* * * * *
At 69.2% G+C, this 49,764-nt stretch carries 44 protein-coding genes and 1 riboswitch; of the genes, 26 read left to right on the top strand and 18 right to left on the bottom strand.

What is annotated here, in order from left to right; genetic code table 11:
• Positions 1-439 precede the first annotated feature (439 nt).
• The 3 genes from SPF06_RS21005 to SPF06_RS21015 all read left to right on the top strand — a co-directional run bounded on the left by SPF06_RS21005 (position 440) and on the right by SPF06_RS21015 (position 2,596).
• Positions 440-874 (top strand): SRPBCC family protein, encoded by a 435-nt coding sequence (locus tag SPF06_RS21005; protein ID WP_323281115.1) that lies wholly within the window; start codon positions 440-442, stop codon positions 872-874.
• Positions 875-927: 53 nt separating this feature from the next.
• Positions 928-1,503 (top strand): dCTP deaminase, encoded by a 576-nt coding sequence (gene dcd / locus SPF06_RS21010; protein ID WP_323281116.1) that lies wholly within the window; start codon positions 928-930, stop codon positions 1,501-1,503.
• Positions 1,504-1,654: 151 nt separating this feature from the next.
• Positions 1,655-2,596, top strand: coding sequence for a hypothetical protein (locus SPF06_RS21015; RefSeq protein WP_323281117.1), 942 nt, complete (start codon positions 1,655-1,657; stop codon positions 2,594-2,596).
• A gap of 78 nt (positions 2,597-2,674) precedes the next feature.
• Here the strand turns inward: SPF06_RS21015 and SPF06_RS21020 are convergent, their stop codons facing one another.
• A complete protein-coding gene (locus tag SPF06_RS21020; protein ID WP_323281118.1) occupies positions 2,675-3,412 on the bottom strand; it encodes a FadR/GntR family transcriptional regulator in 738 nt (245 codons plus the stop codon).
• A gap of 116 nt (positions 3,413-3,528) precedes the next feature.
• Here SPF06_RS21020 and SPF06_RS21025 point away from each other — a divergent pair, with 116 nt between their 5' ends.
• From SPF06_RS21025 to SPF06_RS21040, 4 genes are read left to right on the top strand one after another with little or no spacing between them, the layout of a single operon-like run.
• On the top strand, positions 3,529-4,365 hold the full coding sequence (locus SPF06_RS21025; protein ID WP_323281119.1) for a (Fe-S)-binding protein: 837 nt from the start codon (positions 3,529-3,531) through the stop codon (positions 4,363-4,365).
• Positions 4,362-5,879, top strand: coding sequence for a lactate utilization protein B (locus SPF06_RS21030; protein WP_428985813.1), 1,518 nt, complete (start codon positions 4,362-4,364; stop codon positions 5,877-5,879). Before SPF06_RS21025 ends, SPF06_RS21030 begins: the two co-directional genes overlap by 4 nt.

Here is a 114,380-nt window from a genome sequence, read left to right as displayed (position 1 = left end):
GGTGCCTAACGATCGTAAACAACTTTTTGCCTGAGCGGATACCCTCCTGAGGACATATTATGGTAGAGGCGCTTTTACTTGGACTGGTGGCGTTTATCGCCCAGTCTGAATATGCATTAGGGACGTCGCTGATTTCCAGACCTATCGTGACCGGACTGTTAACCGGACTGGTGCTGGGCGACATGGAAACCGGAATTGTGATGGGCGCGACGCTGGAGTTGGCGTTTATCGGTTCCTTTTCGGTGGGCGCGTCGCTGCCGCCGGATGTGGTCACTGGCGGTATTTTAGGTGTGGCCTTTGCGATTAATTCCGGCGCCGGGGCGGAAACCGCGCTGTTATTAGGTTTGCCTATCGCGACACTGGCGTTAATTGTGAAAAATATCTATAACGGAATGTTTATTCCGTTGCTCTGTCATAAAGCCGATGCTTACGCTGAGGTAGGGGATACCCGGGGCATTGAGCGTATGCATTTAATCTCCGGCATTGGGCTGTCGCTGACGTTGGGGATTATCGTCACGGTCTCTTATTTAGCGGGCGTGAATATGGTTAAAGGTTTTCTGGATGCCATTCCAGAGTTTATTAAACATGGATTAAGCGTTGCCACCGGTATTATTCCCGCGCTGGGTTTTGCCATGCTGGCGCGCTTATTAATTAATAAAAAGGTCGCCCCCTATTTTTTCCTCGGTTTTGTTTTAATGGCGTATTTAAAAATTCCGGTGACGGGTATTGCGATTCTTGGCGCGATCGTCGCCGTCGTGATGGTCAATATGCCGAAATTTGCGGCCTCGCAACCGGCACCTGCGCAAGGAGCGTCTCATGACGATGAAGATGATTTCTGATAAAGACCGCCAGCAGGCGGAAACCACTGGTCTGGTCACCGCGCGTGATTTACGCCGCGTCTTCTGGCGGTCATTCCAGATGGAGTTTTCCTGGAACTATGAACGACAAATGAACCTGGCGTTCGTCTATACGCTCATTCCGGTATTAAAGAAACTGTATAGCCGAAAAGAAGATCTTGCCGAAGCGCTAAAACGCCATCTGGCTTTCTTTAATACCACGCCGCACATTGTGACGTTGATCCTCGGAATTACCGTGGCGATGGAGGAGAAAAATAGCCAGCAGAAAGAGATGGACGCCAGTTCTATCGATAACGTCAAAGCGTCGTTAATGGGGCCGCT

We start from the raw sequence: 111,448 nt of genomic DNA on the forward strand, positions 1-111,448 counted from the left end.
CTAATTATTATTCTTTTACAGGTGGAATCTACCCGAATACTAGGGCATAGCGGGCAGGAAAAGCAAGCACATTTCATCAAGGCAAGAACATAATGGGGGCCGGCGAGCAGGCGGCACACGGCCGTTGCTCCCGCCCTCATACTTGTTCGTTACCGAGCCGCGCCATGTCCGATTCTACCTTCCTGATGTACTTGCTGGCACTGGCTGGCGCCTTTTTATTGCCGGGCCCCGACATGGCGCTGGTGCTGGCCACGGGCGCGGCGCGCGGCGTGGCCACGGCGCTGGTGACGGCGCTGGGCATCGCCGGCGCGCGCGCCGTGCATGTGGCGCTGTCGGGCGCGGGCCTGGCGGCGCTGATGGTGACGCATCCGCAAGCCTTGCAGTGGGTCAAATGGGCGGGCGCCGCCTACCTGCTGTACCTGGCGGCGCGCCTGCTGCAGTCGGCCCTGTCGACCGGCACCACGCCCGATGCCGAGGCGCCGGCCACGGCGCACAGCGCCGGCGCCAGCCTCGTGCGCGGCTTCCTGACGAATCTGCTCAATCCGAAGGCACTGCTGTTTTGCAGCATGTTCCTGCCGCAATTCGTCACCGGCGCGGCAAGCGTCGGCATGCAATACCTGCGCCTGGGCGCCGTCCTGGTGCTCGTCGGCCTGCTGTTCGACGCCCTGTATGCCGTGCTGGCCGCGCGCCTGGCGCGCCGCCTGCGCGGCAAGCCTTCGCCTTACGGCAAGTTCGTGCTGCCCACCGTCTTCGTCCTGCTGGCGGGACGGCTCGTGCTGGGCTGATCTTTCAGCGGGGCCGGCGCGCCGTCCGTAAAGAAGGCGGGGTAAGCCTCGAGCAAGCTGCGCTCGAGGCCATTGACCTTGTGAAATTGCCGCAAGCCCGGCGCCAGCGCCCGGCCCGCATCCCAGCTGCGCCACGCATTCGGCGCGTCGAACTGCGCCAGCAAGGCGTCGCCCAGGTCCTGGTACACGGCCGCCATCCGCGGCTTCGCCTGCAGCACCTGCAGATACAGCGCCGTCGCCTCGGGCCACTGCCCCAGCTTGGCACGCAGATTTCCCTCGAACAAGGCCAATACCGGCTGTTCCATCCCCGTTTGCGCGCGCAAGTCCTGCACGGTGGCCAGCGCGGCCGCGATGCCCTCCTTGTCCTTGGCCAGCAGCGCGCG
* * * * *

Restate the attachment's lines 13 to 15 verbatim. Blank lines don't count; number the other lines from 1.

• A gap of 116 nt (positions 3,413-3,528) precedes the next feature.
• Here SPF06_RS21020 and SPF06_RS21025 point away from each other — a divergent pair, with 116 nt between their 5' ends.
• From SPF06_RS21025 to SPF06_RS21040, 4 genes are read left to right on the top strand one after another with little or no spacing between them, the layout of a single operon-like run.